top of page
  • by Karma Loveday

Irish Water set to become a standalone, integrated utility

The Irish government has announced a series of moves designed to transform Irish Water into a national, standalone, regulated water services utility.

The moves were set out in a policy paper approved by the Cabinet that confirmed that Irish Water will separate from its operator, the Ervia Group, in 2023. They were published by the Department for Housing and Local government, which is responsible for the water sector.

Currently Ireland’s 31 local authorities help deliver water services in their area on an agency basis for Irish Water. Traditionally water services were a local government function.

Despite owning the assets and paying for service delivery through service level agreements (SLAs) Irish Water currently does not have direct control over the majority of service staff or assets. However, it is responsible and accountable for the delivery of public water and wastewater services nationwide. This, according to the policy paper, was a “fundamental disconnect between service responsibility and operational control." The paper said it "represents a systemic risk to the effective management of water services”.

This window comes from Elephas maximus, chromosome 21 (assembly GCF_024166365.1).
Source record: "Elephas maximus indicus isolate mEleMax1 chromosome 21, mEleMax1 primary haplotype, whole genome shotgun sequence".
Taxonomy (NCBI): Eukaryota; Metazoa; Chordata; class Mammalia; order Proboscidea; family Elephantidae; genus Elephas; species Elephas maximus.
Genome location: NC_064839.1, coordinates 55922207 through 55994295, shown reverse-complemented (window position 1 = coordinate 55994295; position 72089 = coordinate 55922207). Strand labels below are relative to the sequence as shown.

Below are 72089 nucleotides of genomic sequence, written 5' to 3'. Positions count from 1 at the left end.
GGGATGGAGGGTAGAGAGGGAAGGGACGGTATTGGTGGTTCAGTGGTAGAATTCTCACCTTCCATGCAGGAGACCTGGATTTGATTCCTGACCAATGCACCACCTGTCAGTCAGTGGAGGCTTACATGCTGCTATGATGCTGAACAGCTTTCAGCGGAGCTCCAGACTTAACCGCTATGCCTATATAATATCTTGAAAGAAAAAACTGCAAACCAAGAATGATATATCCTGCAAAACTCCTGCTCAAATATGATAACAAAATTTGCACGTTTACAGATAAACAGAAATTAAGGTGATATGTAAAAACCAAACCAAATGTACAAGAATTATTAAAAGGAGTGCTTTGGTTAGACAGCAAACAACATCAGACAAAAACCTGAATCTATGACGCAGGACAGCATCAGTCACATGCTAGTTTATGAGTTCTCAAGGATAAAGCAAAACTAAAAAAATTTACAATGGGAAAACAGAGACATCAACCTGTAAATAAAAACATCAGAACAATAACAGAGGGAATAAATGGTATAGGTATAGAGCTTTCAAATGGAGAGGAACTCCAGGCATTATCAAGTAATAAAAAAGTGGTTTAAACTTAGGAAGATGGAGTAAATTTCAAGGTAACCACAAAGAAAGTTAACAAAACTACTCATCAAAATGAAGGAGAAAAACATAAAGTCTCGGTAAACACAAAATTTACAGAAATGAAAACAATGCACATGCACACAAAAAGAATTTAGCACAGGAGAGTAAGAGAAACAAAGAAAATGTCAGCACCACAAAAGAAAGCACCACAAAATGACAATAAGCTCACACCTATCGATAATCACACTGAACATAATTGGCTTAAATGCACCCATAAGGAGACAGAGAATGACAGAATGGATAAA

This cumbersome arrangement is now set to end. Irish Water, working with local authorities and current water services workers, will implement a phased plan for the integration of water services into its organisational structure, with implementation to be concluded in 2022, some three years earlier than once anticipated, and the 3,200 local authority staff involved in water services will be integrated into Irish Water.

Discussions on the staff transfer between all the parties involved, including the unions, have begun under the aegis of the independent Workplace Relations Commission, and are set to be concluded within six months.

Irish Water’s operating costs under the SLA-based model are currently some €532 million a year.

The Commission for Regulation of Utilities has acknowledged that its efficiency targets for Irish Water within the 2020-24 Revenue Control period are linked to the transition from the SLA-based service delivery model to the integrated delivery of services by staff working in Irish Water.

Ministers accept that managing the transition while ensuring that local authorities are not left with stranded costs will be difficult. The country’s largest trade union, Siptu, has told the government that its members working in local authorities will not be forced to move to Irish Water and the issue could lead to industrial action.

However, the paper highlighted the government’s “strong commitment” to the public ownership of water services and reiterates that it “sees no circumstances arising where any part of Irish Water would be placed in private ownership”.


bottom of page